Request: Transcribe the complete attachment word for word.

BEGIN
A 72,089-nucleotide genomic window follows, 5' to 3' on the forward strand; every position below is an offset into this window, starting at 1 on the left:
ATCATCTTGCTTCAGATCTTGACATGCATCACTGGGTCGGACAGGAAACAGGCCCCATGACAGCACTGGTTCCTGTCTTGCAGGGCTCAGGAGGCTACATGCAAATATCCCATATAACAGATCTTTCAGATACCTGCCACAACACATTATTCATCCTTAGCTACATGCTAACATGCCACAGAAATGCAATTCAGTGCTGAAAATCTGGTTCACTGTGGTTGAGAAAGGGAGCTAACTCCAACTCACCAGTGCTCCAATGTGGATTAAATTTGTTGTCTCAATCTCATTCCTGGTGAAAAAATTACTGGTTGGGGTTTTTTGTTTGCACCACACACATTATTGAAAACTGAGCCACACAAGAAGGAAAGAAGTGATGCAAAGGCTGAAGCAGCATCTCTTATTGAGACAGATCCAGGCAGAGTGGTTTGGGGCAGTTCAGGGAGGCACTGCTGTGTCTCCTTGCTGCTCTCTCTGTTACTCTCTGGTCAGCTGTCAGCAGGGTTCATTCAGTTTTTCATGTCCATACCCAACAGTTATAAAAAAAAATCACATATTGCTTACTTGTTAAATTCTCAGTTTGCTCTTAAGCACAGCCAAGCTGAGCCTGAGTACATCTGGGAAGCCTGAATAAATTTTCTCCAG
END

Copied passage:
A 72,089-nucleotide genomic window follows, 5' to 3' on the forward strand; every position below is an offset into this window, starting at 1 on the left:
ATCATCTTGCTTCAGATCTTGACATGCATCACTGGGTCGGACAGGAAACAGGCCCCATGACAGCACTGGTTCCTGTCTTGCAGGGCTCAGGAGGCTACATGCAAATATCCCATATAACAGATCTTTCAGATACCTGCCACAACACATTATTCATCCTTAGCTACATGCTAACATGCCACAGAAATGCAATTCAGTGCTGAAAATCTGGTTCACTGTGGTTGAGAAAGGGAGCTAACTCCAACTCACCAGTGCTCCAATGTGGATTAAATTTGTTGTCTCAATCTCATTCCTGGTGAAAAAATTACTGGTTGGGGTTTTTTGTTTGCACCACACACATTATTGAAAACTGAGCCACACAAGAAGGAAAGAAGTGATGCAAAGGCTGAAGCAGCATCTCTTATTGAGACAGATCCAGGCAGAGTGGTTTGGGGCAGTTCAGGGAGGCACTGCTGTGTCTCCTTGCTGCTCTCTCTGTTACTCTCTGGTCAGCTGTCAGCAGGGTTCATTCAGTTTTTCATGTCCATACCCAACAGTTATAAAAAAAAATCACATATTGCTTACTTGTTAAATTCTCAGTTTGCTCTTAAGCACAGCCAAGCTGAGCCTGAGTACATCTGGGAAGCCTGAATAAATTTTCTCCAG